Eeqm = Ein-Eout = (RT/F) ln ([ion]out/[ion]in)

In words, the potential difference across the membrane will exactly counteract the diffusion pressure when enough ions have passed through the membrane to set up Eeqm. When the voltage across the membrane is equal to Eeqm, the net ion flow through the membrane is zero. Note that in physiological systems it takes very few ions to set up the required voltage difference, so the ion concentrations remain relatively unchanged. For instance, the concentration of K+ ions remains very high on the inside of a cell even when it is at Ek.

At rest, the neural membrane is not permeable to only one ion species, so to calculate the potential at which the net current flow is zero across the membrane, we cannot simply rely on the Nernst equation. In such cases, the GHK (Goldman-Hodgkin-Katz) equations describe how to calculate the voltage-difference Er (the resting potential) at which the net current flow through the membrane is zero.

Because of the ionic basis of membrane currents, we can't simply apply Ohms law (I= gV) to cell membranes. Such an analysis would predict that zero current would be flowing through an ion channel when the voltage difference across the membrane is zero. We typically have zero current flowing when V=Eeqm, calculated using the GHK equation, so we need to replace Ohm's law from electric circuits with I=g(V-Eeqm) to accurately recreate neuronal behavior. When a channel is selectively permeable to only one ion, then Eeqm for that channel can be calculated using the Nernst equation.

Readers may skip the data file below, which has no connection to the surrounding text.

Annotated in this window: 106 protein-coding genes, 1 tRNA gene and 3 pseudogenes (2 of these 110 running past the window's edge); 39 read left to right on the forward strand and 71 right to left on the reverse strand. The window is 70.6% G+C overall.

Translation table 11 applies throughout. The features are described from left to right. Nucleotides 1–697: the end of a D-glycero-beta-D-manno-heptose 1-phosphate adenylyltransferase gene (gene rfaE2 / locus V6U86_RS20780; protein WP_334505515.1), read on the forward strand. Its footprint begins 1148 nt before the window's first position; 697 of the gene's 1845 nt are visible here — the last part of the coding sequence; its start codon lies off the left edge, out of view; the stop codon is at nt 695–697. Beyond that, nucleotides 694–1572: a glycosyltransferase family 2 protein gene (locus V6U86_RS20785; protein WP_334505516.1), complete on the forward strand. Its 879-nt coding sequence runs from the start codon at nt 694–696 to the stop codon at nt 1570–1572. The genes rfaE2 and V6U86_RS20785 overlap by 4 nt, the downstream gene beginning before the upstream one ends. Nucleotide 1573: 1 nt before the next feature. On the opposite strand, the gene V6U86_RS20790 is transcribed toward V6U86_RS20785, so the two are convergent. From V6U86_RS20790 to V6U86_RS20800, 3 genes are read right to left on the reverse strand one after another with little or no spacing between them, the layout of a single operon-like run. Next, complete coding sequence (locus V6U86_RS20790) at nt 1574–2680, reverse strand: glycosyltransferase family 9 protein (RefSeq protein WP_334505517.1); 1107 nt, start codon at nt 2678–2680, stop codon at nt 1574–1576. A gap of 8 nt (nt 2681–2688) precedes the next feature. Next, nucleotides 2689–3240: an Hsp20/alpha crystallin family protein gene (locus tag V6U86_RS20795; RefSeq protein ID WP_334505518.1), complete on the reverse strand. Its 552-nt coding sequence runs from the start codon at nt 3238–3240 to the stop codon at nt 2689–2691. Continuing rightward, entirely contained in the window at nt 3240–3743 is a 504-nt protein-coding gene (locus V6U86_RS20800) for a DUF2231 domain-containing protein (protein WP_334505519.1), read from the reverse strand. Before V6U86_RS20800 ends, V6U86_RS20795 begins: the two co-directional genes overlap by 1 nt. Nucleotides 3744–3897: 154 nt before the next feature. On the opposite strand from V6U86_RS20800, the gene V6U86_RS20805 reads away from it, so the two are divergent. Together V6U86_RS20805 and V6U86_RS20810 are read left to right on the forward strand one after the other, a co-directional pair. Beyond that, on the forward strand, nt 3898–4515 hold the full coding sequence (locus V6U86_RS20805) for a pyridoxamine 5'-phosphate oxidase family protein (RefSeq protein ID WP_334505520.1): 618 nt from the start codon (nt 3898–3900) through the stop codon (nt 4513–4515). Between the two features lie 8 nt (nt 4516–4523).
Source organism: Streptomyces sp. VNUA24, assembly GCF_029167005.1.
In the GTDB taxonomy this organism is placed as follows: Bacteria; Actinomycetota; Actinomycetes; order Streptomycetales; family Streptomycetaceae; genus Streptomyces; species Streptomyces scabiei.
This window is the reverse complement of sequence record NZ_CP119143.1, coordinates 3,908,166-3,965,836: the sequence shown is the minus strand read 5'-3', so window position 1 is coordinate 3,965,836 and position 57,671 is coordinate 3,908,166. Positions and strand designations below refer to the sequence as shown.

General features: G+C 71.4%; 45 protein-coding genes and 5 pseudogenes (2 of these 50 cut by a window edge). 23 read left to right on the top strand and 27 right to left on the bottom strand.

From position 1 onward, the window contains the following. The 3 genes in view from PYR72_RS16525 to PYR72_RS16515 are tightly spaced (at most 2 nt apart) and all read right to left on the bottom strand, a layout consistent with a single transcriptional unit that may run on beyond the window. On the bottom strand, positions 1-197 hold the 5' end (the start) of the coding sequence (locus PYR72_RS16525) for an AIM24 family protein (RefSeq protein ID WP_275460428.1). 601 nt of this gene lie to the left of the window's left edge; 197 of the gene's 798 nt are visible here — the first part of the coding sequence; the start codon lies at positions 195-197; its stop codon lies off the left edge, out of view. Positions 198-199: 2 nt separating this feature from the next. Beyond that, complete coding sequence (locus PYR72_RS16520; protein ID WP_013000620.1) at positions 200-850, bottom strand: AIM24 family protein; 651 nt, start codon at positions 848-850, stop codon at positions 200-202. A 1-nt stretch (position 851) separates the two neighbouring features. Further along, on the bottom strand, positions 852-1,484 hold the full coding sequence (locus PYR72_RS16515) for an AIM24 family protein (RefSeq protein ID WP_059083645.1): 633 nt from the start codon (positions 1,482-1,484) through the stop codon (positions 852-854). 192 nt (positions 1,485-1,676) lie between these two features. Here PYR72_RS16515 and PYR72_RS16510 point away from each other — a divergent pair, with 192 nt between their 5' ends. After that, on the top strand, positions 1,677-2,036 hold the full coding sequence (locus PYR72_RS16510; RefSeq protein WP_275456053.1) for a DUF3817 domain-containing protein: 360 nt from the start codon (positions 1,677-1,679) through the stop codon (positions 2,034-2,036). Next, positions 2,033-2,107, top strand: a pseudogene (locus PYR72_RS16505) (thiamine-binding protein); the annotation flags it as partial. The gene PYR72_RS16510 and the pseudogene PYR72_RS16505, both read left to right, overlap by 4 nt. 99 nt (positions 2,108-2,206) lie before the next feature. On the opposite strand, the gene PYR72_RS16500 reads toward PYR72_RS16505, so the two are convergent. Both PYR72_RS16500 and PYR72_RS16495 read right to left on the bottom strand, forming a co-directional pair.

Finally, as Hille shows by working through in a few examples in Figure 1.6, the conductance in the equation I=g(V-Eeqm)is rarely fixed in time. It is often a function of the voltage across the membrane, which gives neurons some of their most interesting behavior. Before moving on to Part I of ICEM, I would recommend thorougly working through the examples in Figure 1.6, as it is a very useful intuition pump in which Hille first considers the behavior of simple Ohmic channels and builds up to more realistic voltage-dependent channels with nonzero equilibrium potentials. It is probably the most important figure of the chapter.

Kandel and Schwartz (Chapter 6) and this site have good discussions of the Nernst equation. Johnston and Wu derive it from basic principles.

3 comments:

ChrisWoznitza said...

Great page !!! Greatings from Germany- Bottrop!!!

berendenn said...

Hi!
Good presentation. However, the third paragraph is confusing for the reader. You first state that "Cells are often represented by a capacitor in series with resistors" and then in the end of the same paragraph state the opposite ("capacitor in parallel with resistors").

Eric Thomson said...

Good eye berendenn. It should be 'parallel' in both cases! I've changed it.